Some results from Friday’s research.

Thank you. As ever, I was delighted by the response to my Friday request to complete a short mood questionnaire, even though I’d explained that it wouldn’t actually give you any feedback at its conclusion. 310 people were kind enough to take part, which is over 10% of our readership – an impressive response rate. So, as I say, thank you hugely to everyone who helped out.

Now I know this probably won’t interest everyone, but I thought I’d give you some of the results in today’s post. Please feel free to skip them, and come back tomorrow if this kind of thing isn’t your scene. However there are some quite intriguing findings, which have already helped me as I continue to work towards finding a really versatile mood test.

Here we go then. First, the top line numbers for three overall themes – Anxiety, Anger, and Sadness.

The percentage figures are the proportion of respondents who fell into each of six “buckets”:

Very – 0.3%
Quite a bit – 7.0%
Moderately – 16.1%
A little – 30.8%
Very slightly – 41.1%
Not at all – 4.7%

Very – 3.3%
Quite a bit – 10.0%
Moderately – 28.1%
A little – 38.5%
Very slightly – 18.4%
Not at all – 1.7%

Very – 7.0%
Quite a bit – 14.0%
Moderately – 19.1%
A little – 25.8%
Very slightly – 31.4%
Not at all – 2.7%

Of the three broad emotions, Anxiety and Sadness seemed the most top-loaded, while Anger was relatively less common (certainly in this sample).

Now we’ll get into a lot more detail. (Hopefully not TOO much, but as I said earlier, please feel free to skip the rest if numbers aren’t your thing.)

A few paragraphs down, you’ll find a table of sorts.

Its first column is a correlation coefficient, which is a way of understanding how closely the two items in the second column are related. In this table, a score of 1 would mean that the two terms are completely in sync – in other words, all 310 people who took part in the survey selected exactly the same answer for both of the two items. For example, everyone who said they were Moderately Sad would have needed to also say they were Moderately Downhearted.

Where a pair of terms are a combination of a negative and positive term, I’ve reversed the scoring. So to arrive at a coefficient of 1 (the maximum, remember) everyone, for example, who said they were Not at all Sad, would also have had to say they were Very Happy (an opposites kind of thing).

A correlation coefficient of 0 (zero) would mean that there was absolutely no relationship between the two items. You might get a result like that if you asked people to report on their eye colour alongside their weight. As far as I know, the two are entirely unrelated.

Looking at our results, then, we see that the strongest relationship of the 66 pairs was between Sad and Downhearted. Not too suprising, that, and it’s evidence that Downhearted pretty much means the same as Sad.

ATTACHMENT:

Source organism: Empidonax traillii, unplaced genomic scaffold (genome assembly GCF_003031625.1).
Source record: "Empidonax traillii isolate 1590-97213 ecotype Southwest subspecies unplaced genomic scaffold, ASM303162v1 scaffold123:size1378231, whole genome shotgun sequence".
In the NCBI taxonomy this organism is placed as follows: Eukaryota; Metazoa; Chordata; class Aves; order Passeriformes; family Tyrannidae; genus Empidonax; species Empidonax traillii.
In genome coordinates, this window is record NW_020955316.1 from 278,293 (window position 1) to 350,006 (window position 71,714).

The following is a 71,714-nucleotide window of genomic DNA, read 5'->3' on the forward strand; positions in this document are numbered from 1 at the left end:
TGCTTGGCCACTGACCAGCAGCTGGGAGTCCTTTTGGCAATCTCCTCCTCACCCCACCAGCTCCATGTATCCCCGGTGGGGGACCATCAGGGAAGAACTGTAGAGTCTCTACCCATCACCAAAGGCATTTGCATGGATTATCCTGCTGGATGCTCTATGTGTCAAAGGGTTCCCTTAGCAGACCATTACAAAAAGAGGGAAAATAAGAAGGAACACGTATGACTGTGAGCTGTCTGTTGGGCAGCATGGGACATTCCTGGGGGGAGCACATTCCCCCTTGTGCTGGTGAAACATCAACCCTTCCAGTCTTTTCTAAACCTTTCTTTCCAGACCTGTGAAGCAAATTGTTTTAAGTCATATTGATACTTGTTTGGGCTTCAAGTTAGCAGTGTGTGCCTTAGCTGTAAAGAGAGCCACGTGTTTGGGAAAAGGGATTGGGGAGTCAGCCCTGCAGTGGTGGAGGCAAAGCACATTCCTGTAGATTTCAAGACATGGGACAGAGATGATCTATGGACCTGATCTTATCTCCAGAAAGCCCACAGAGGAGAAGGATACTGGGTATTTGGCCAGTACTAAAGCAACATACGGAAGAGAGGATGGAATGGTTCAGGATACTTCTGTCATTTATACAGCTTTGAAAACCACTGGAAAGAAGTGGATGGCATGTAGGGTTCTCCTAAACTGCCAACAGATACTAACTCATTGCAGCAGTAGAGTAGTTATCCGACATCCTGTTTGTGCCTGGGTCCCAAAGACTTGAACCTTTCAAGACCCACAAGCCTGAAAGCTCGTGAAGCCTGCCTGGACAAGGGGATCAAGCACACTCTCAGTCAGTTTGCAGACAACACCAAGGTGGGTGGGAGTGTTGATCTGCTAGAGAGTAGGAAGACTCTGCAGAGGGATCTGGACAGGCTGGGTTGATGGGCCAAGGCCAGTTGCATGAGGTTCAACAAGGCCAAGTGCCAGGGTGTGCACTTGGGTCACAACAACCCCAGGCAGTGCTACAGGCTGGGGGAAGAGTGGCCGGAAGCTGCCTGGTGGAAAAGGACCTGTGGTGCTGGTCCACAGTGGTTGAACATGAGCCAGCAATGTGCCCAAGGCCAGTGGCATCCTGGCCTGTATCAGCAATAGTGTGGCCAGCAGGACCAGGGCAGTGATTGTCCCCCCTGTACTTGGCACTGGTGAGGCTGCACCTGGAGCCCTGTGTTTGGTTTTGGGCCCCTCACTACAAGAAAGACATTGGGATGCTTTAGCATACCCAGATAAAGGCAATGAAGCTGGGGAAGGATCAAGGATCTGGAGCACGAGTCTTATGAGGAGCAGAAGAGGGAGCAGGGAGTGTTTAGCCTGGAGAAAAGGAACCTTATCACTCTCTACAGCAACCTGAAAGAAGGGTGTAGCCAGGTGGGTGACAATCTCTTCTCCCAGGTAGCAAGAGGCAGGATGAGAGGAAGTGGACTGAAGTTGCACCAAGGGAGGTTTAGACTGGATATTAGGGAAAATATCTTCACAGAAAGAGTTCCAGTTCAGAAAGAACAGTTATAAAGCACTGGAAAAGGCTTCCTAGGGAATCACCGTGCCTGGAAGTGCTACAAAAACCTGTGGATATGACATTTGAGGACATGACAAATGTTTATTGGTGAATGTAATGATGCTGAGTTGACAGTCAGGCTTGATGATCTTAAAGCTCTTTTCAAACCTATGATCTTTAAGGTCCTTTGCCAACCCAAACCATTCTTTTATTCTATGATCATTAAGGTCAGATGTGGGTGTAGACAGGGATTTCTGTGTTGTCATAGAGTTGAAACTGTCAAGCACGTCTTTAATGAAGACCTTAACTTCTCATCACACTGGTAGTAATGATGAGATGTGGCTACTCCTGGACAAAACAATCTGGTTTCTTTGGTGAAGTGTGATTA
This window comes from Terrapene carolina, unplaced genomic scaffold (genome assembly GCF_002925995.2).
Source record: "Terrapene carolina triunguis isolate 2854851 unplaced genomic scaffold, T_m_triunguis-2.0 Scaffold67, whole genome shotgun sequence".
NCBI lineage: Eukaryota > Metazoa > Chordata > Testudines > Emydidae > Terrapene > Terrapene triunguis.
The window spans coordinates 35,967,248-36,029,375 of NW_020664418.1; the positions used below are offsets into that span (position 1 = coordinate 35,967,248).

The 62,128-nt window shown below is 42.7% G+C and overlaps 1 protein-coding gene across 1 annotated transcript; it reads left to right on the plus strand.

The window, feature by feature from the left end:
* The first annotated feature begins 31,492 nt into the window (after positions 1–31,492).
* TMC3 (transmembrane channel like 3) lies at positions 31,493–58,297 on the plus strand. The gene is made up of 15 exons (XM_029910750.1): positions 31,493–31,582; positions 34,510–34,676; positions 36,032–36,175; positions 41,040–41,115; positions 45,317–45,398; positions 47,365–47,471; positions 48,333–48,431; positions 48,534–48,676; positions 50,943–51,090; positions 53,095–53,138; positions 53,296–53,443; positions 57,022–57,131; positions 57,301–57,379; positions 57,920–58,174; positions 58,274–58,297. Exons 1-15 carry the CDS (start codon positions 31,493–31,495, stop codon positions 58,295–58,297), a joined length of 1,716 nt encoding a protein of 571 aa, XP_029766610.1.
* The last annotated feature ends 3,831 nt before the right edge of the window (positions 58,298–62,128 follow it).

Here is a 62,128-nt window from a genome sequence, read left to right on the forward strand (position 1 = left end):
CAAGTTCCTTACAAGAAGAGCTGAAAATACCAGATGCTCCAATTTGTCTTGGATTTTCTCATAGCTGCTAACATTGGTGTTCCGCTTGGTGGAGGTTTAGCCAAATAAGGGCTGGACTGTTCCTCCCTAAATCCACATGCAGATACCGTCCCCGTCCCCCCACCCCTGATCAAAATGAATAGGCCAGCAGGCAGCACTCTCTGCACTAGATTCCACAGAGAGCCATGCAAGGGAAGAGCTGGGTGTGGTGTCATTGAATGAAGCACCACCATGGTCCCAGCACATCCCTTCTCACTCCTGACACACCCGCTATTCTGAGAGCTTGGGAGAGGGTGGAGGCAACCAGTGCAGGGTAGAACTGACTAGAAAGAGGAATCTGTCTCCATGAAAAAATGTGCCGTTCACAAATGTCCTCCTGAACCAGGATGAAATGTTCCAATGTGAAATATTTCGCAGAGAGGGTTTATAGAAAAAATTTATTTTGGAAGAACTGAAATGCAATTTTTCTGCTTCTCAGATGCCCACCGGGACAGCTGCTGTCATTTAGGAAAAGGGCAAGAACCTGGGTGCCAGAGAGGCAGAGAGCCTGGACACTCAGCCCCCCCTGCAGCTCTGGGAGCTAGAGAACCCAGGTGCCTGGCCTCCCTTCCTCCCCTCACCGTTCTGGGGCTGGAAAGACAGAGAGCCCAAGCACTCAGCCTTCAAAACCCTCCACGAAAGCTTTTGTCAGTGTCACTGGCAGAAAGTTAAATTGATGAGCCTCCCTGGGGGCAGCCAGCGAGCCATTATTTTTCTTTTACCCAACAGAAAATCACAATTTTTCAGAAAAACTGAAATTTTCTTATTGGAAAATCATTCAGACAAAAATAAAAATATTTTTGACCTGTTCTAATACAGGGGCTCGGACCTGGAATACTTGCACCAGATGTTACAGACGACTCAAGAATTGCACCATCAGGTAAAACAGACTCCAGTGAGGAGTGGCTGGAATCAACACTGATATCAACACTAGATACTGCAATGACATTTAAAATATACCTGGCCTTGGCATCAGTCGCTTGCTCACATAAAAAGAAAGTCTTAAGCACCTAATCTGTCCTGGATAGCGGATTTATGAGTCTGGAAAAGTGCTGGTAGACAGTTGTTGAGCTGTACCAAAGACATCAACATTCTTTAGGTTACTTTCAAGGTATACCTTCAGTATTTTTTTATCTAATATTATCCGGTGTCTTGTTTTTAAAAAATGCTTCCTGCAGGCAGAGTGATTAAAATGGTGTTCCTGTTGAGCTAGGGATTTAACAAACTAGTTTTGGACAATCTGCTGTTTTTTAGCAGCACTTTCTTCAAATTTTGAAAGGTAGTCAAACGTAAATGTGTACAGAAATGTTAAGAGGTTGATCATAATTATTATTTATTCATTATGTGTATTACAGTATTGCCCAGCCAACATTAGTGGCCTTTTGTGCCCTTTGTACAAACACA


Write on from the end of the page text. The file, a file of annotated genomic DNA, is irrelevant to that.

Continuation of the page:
The weakest relationship? It was between Confident and Annoyed: there’s very little connection between NOT being Annoyed, and feeling Confident. Again, I’d suggest this isn’t too surprising.

So, what – if any – surprises WERE there? Well, after all the more obvious pairings, when you get about twenty items down, you start to see a few quite strong connections between unhappiness and anxiety. Certainly for Moodnudges readers, anxiety seems to contribute quite strongly to a lower overall mood.

0.77    Sad – Downhearted
0.73    Upbeat – Happy
0.70    Happy – Good-Tempered
0.69    Annoyed – Angry
0.68    Happy – Downhearted
0.68    Nervous – Anxious
0.65    Good-Tempered – Easygoing
0.65    Sad – Happy
0.62    Happy – Confident
0.62    Happy – Easygoing
0.62    Upbeat – Downhearted
0.62    Upbeat – Good-Tempered
0.61    Upbeat – Confident
0.60    Upbeat – Sad
0.59    Good-Tempered – Downhearted
0.59    Sad – Good-Tempered
0.57    Downhearted – Angry
0.54    Downhearted – Anxious
0.54    Good-Tempered – Angry
0.53    Downhearted – Confident
0.53    Sad – Anxious
0.53    Sad – Confident
0.51    Unworried – Happy
0.50    Good-Tempered – Annoyed
0.50    Good-Tempered – Confident
0.50    Nervous – Downhearted
0.50    Sad – Easygoing
0.49    Downhearted – Annoyed
0.49    Easygoing – Anxious
0.49    Easygoing – Confident
0.49    Easygoing – Downhearted
0.48    Confident – Anxious
0.48    Unworried – Anxious
0.48    Unworried – Good-Tempered
0.48    Upbeat – Easygoing
0.47    Sad – Nervous
0.47    Unworried – Easygoing
0.47    Upbeat – Unworried
0.46    Anxious – Angry
0.46    Good-Tempered – Anxious
0.46    Unworried – Downhearted
0.44    Happy – Anxious
0.44    Sad – Angry
0.44    Unworried – Nervous
0.44    Unworried – Sad
0.43    Unworried – Confident
0.42    Nervous – Confident
0.41    Happy – Angry
0.40    Anxious – Annoyed
0.40    Nervous – Easygoing
0.39    Easygoing – Angry
0.39    Nervous – Angry
0.39    Nervous – Happy
0.39    Upbeat – Anxious
0.38    Upbeat – Angry
0.37    Happy – Annoyed
0.37    Sad – Annoyed
0.36    Easygoing – Annoyed
0.36    Nervous – Annoyed
0.36    Nervous – Good-Tempered
0.35    Unworried – Annoyed